Clause 20 - Reviews of operation of Act

Terrorism Prevention and Investigation Measures Bill – in a Public Bill Committee at 2:15 pm on 30 June 2011.

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Photo of Gerry Sutcliffe Gerry Sutcliffe Shadow Minister (Home Affairs) 2:15, 30 June 2011

I beg to move amendment 140, in clause 20, page 12, line 7, at end insert

‘within three months of the date on which he received the report’.

Again, the amendment is self-explanatory. Clause 20 gives the Secretary of State the opportunity to appoint an independent reviewer who will prepare an annual report on the operation of the Bill and lay it before Parliament. The amendment would provide that that would have to happen within three months of the Home Secretary receiving the report. That is important because of the reduction of parliamentary scrutiny. The report will be an important indication of how things are working and the independent reviewer’s view. We believe that we should have that at the earliest opportunity, so the amendment would give the opportunity for that report to be in Parliament within three months.

Photo of James Brokenshire James Brokenshire The Parliamentary Under-Secretary of State for the Home Department

We do not believe that it is necessary to set a maximum period by which a report from the independent reviewer must be laid before Parliament by the Secretary of State, as suggested under the amendment. I shall explain why, but the hon. Gentleman will no doubt consider further my response.

Reports by the former independent reviewer, Lord Carlile, on the operation of the 2005 Act were promptly laid before Parliament by successive Governments. As the right hon. Member for Salford and Eccles will know, they were often laid a matter of days, or at most weeks, after the receipt of the report. A similar approach is taken in respect of other reports that the independent reviewer is required to produce and the Secretary of State to publish, such as the annual report on the operation of the Terrorism Act 2000 and part 1 of the Terrorism Act 2006.

The amendment would not alter current practice. In our judgment, it is not necessary—in this or any other context in which the Secretary of State would be required to lay an annual report before Parliament—to specify a maximum time frame. Opposition Members took the same view when they passed successive pieces of legislation with almost identical provisions to those in the Bill.  I appreciate that views may change over time, but such a requirement was not seen as necessary in existing legislation under which the independent reviewer provides reports. We are not convinced of the necessity of setting a new precedent by taking a contrasting approach to that under the 2000 and 2005 Acts.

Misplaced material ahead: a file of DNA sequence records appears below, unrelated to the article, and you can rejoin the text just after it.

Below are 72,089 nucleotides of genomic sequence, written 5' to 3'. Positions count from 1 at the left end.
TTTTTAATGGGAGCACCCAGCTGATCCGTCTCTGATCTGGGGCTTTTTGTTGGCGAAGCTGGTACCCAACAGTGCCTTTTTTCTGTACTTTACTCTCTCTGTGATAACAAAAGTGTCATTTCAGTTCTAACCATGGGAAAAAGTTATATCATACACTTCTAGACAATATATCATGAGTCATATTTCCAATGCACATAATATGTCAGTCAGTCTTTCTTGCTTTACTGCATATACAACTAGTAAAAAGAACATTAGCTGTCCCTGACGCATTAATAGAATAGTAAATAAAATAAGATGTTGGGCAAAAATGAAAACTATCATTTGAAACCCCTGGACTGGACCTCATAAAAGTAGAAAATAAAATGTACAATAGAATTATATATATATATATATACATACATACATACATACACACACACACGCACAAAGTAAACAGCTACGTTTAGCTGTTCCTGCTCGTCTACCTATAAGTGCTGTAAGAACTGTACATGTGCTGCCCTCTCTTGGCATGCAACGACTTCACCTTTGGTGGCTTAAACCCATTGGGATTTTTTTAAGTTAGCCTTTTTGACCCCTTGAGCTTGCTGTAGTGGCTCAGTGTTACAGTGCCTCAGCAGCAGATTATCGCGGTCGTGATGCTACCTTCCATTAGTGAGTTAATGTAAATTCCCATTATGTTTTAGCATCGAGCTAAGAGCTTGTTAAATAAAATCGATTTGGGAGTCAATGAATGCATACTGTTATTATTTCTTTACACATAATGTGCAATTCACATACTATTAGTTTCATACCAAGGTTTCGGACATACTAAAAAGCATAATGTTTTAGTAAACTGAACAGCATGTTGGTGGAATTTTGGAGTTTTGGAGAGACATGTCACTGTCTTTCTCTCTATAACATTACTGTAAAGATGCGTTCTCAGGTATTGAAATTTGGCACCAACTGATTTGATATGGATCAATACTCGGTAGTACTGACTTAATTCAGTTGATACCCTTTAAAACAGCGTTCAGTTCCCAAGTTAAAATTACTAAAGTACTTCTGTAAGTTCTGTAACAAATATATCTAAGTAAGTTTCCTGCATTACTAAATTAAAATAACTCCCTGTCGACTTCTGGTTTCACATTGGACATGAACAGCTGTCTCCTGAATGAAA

Hazel Blears rose—

Photo of James Brokenshire James Brokenshire The Parliamentary Under-Secretary of State for the Home Department

It seems that the right hon. Lady will try to persuade me otherwise.

Photo of Hazel Blears Hazel Blears Labour, Salford and Eccles

Section 14(6) of the 2005 Act states:

“On receiving a report under subsection (4), the Secretary of State must lay a copy of it before Parliament.”

The words “on receiving” indicate a measure of immediacy, suggesting that on receipt of the report, it will be laid before Parliament. The hon. Gentleman has been keen to mirror the provisions of the 2005 Act, but he has chosen in this instance to depart from the language of immediacy, because clause 20(5) says that the Secretary of State “must lay a copy”. Why not use the language of the 2005 Act, which states that on receiving the report, it will be laid? That wording suggests a degree of urgency and immediacy. I commend the words of the 2005 Act, the provisions of which the Minister has been so keen to replicate throughout the rest of the Bill.

Photo of James Brokenshire James Brokenshire The Parliamentary Under-Secretary of State for the Home Department

There is no desire to sit on reports. It would be foolish and inappropriate for Government to do so, particularly with a report from an independent reviewer. Members of the Committee have approached the matter in a spirit of good will, so I shall certainly consider the matter further. It is not our intention to sit on reports; that is not the practice. If it gives comfort to the Committee and to the public, reports received from the independent reviewer will be published on receipt or promptly—whatever the appropriate phrase is. That is what I expect to happen, and I would expect any successor of mine to take the same approach. In the spirit of good will, however, I shall reflect on the point made by the hon. Member for Bradford South and by the right hon. Member for Salford and Eccles.

Photo of Gerry Sutcliffe Gerry Sutcliffe Shadow Minister (Home Affairs)

There must be something in the water. In his usual fashion, the Minister is being very helpful. In light of what he has said, I shall not press the amendment to a Division, because if he follows through what he says he will do, there are sufficient safeguards. I am grateful to him, and to my right hon. Friend the Member for Salford and Eccles for pointing out the differences in the legislation. I beg to ask leave to withdraw the amendment.

Amendment, by leave, withdrawn.

Clause 20 ordered to stand part of the Bill.